CTU Economic Bulletin

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  • October 2011

    The political parties now have most of their employment relations policies out. These policies have great importance for New Zealand’s wage levels, and already there are the predictable allegations by business that Labour’s policies will lead to unaffordable wage demands. Yet it is inescapable that National’s policies which weaken collective bargaining will mean lower wages. This commentary shows that higher wages are affordable, even with current economic output and growth rates. And of course wages could be higher yet, if productivity increased faster – and the results of that were fairly shared with wage and salary earners.

  • September 2011

    It has been almost the perfect storm for New Zealand over this government’s term. From the global financial crisis to the Pike River tragedy, all are beyond our control here in New Zealand – or at least appear to be.

    For any government however, a crisis brings opportunity and licence to do what it always wanted to do (but never dared ask). So bad luck for voters may be good luck for a government. By these standards, the Key government has been extraordinarily lucky.

    Undoubtedly, much was beyond this government’s control, for the better and the worse. But they did have choices in how they reacted. Despite low government debt they talked up its danger. They used it to spin a story of “there is no alternative” to holding, then cutting, government spending when a more generous programme was affordable and could have held down unemployment and prevented its stagnation.  An effective economic stimulus could also have reduced the big income gaps in New Zealand.

  • August 2011

    Youth unemployment is finally getting some traction on the political agenda. It is a big reason for unemployment remaining high: 44 percent of unemployed people are under 25. So far National has announced one policy, which it says is the result of Welfare Working Group recommendations, that would put about 2,600 young people who are receiving a benefit onto an electronic card which tries to limit their spending to necessities, and proposes a privatised form of social welfare to get them into work, education or training. Regardless of its merits, the policy caters for a very small portion of the 65,700 unemployed 15-24 year olds. Meanwhile, ACT is continuing to push youth rates as if it was the silver bullet. This ignores the fundamental starting point: youth unemployment is a complex issue which cannot be reduced to simplistic slogans such as youth rates, or short sharp shocks to “get them on the right path”.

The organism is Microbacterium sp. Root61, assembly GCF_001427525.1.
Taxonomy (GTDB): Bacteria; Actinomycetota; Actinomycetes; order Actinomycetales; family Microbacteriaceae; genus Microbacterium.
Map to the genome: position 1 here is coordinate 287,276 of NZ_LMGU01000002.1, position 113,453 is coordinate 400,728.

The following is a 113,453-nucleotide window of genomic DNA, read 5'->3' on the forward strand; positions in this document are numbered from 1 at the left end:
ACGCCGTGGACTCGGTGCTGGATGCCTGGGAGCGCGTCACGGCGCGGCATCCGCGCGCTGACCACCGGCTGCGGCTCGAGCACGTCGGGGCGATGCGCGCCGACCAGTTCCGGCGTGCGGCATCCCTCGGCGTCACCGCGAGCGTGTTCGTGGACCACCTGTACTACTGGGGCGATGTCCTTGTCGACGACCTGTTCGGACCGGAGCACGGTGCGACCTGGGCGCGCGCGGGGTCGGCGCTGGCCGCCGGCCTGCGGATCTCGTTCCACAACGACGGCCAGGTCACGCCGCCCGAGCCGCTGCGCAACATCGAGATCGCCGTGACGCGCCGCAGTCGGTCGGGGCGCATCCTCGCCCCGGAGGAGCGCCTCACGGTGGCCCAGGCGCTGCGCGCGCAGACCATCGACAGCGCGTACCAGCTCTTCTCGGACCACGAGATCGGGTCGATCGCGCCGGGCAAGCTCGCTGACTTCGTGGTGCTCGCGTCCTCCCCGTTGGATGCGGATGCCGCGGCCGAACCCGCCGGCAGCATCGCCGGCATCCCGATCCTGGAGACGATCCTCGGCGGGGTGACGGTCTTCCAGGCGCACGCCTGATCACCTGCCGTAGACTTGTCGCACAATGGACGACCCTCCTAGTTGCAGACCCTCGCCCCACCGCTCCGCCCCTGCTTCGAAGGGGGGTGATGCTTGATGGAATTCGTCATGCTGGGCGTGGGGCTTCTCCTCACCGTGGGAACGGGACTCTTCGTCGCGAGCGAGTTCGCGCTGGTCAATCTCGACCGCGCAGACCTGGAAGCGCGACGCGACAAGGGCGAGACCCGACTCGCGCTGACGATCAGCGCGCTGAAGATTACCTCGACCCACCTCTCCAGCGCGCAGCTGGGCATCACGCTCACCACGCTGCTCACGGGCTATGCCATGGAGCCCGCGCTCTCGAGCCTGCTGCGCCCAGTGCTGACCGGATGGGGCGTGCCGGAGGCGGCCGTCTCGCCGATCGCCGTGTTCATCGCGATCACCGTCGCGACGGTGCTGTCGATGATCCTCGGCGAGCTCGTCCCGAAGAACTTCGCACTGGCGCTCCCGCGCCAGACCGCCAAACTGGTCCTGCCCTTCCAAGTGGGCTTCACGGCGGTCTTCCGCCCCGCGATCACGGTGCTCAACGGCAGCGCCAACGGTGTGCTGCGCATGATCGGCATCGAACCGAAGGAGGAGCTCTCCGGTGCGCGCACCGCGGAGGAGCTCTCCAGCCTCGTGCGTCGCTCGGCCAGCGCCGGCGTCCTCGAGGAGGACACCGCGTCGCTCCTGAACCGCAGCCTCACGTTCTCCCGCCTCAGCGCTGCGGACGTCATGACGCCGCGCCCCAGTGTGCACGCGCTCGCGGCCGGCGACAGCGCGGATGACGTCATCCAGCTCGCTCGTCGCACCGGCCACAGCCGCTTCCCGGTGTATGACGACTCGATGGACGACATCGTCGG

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    July 2011


    We often say that low income families are hit harder by rises in the prices of necessities than high income families. That is very topical with the big rises in food prices in the last year – 7.5 percent from June 2010 to June 2011 – and petrol up 20.1 percent between the two June quarters. Why should they be hit differently? Because for low income people, a bigger proportion of their spending goes on necessities, and they spend a greater proportion of their income. People with higher incomes have more income over which they have greater choice. That could include saving, and spending on luxury items such as travel, dining out, and additional or more expensive cars and houses. How much different are these patterns of expenditure and what difference do they make?